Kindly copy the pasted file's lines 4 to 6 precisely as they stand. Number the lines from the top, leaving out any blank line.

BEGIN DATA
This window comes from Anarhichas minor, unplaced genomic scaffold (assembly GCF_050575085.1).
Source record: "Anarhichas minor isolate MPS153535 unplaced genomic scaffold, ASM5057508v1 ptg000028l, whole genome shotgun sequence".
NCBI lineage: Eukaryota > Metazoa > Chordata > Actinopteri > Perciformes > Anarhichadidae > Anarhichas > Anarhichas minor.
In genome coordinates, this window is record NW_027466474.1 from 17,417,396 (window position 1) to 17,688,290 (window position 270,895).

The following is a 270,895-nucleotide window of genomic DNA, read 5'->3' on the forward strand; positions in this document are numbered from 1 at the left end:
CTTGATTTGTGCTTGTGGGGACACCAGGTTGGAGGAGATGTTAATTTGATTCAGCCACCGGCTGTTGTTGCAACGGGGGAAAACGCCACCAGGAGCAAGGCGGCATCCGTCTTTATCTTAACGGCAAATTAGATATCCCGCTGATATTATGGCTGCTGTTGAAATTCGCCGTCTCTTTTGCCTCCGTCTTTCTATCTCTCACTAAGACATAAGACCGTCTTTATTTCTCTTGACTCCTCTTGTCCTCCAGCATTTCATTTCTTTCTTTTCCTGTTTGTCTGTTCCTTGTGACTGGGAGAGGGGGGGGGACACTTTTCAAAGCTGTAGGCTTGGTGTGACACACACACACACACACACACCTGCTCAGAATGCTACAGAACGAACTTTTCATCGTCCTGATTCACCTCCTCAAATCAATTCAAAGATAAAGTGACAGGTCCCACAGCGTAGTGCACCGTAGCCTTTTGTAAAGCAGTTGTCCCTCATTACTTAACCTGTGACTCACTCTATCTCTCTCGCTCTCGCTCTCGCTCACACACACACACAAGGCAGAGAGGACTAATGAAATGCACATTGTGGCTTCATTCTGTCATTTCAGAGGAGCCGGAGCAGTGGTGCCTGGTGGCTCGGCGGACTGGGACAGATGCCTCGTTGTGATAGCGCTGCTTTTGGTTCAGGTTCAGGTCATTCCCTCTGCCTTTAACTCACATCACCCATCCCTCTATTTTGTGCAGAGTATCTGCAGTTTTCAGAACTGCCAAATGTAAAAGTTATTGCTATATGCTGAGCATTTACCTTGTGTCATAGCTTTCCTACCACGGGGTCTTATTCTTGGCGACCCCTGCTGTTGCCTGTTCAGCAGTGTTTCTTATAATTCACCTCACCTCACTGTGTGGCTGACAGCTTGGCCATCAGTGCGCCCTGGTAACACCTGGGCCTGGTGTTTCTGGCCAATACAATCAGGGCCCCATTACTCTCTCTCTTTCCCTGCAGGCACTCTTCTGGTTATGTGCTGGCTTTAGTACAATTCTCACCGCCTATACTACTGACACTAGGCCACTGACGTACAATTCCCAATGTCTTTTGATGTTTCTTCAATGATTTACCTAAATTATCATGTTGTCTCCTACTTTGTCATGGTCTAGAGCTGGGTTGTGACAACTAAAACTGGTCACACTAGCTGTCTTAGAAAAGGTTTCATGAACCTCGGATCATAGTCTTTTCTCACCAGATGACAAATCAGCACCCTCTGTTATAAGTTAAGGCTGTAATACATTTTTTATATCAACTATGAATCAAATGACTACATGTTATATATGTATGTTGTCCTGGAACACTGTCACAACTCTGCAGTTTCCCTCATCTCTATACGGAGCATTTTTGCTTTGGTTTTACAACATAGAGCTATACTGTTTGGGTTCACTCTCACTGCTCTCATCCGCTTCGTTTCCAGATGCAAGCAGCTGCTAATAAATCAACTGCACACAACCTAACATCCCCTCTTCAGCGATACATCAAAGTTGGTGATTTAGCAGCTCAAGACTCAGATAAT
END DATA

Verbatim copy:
In genome coordinates, this window is record NW_027466474.1 from 17,417,396 (window position 1) to 17,688,290 (window position 270,895).

The following is a 270,895-nucleotide window of genomic DNA, read 5'->3' on the forward strand; positions in this document are numbered from 1 at the left end:
CTTGATTTGTGCTTGTGGGGACACCAGGTTGGAGGAGATGTTAATTTGATTCAGCCACCGGCTGTTGTTGCAACGGGGGAAAACGCCACCAGGAGCAAGGCGGCATCCGTCTTTATCTTAACGGCAAATTAGATATCCCGCTGATATTATGGCTGCTGTTGAAATTCGCCGTCTCTTTTGCCTCCGTCTTTCTATCTCTCACTAAGACATAAGACCGTCTTTATTTCTCTTGACTCCTCTTGTCCTCCAGCATTTCATTTCTTTCTTTTCCTGTTTGTCTGTTCCTTGTGACTGGGAGAGGGGGGGGGACACTTTTCAAAGCTGTAGGCTTGGTGTGACACACACACACACACACACACCTGCTCAGAATGCTACAGAACGAACTTTTCATCGTCCTGATTCACCTCCTCAAATCAATTCAAAGATAAAGTGACAGGTCCCACAGCGTAGTGCACCGTAGCCTTTTGTAAAGCAGTTGTCCCTCATTACTTAACCTGTGACTCACTCTATCTCTCTCGCTCTCGCTCTCGCTCACACACACACACAAGGCAGAGAGGACTAATGAAATGCACATTGTGGCTTCATTCTGTCATTTCAGAGGAGCCGGAGCAGTGGTGCCTGGTGGCTCGGCGGACTGGGACAGATGCCTCGTTGTGATAGCGCTGCTTTTGGTTCAGGTTCAGGTCATTCCCTCTGCCTTTAACTCACATCACCCATCCCTCTATTTTGTGCAGAGTATCTGCAGTTTTCAGAACTGCCAAATGTAAAAGTTATTGCTATATGCTGAGCATTTACCTTGTGTCATAGCTTTCCTACCACGGGGTCTTATTCTTGGCGACCCCTGCTGTTGCCTGTTCAGCAGTGTTTCTTATAATTCACCTCACCTCACTGTGTGGCTGACAGCTTGGCCATCAGTGCGCCCTGGTAACACCTGGGCCTGGTGTTTCTGGCCAATACAATCAGGGCCCCATTACTCTCTCTCTTTCCCTGCAGGCACTCTTCTGGTTATGTGCTGGCTTTAGTACAATTCTCACCGCCTATACTACTGACACTAGGCCACTGACGTACAATTCCCAATGTCTTTTGATGTTTCTTCAATGATTTACCTAAATTATCATGTTGTCTCCTACTTTGTCATGGTCTAGAGCTGGGTTGTGACAACTAAAACTGGTCACACTAGCTGTCTTAGAAAAGGTTTCATGAACCTCGGATCATAGTCTTTTCTCACCAGATGACAAATCAGCACCCTCTGTTATAAGTTAAGGCTGTAATACATTTTTTATATCAACTATGAATCAAATGACTACATGTTATATATGTATGTTGTCCTGGAACACTGTCACAACTCTGCAGTTTCCCTCATCTCTATACGGAGCATTTTTGCTTTGGTTTTACAACATAGAGCTATACTGTTTGGGTTCACTCTCACTGCTCTCATCCGCTTCGTTTCCAGATGCAAGCAGCTGCTAATAAATCAACTGCACACAACCTAACATCCCCTCTTCAGCGATACATCAAAGTTGGTGATTTAGCAGCTCAAGACTCAGATAAT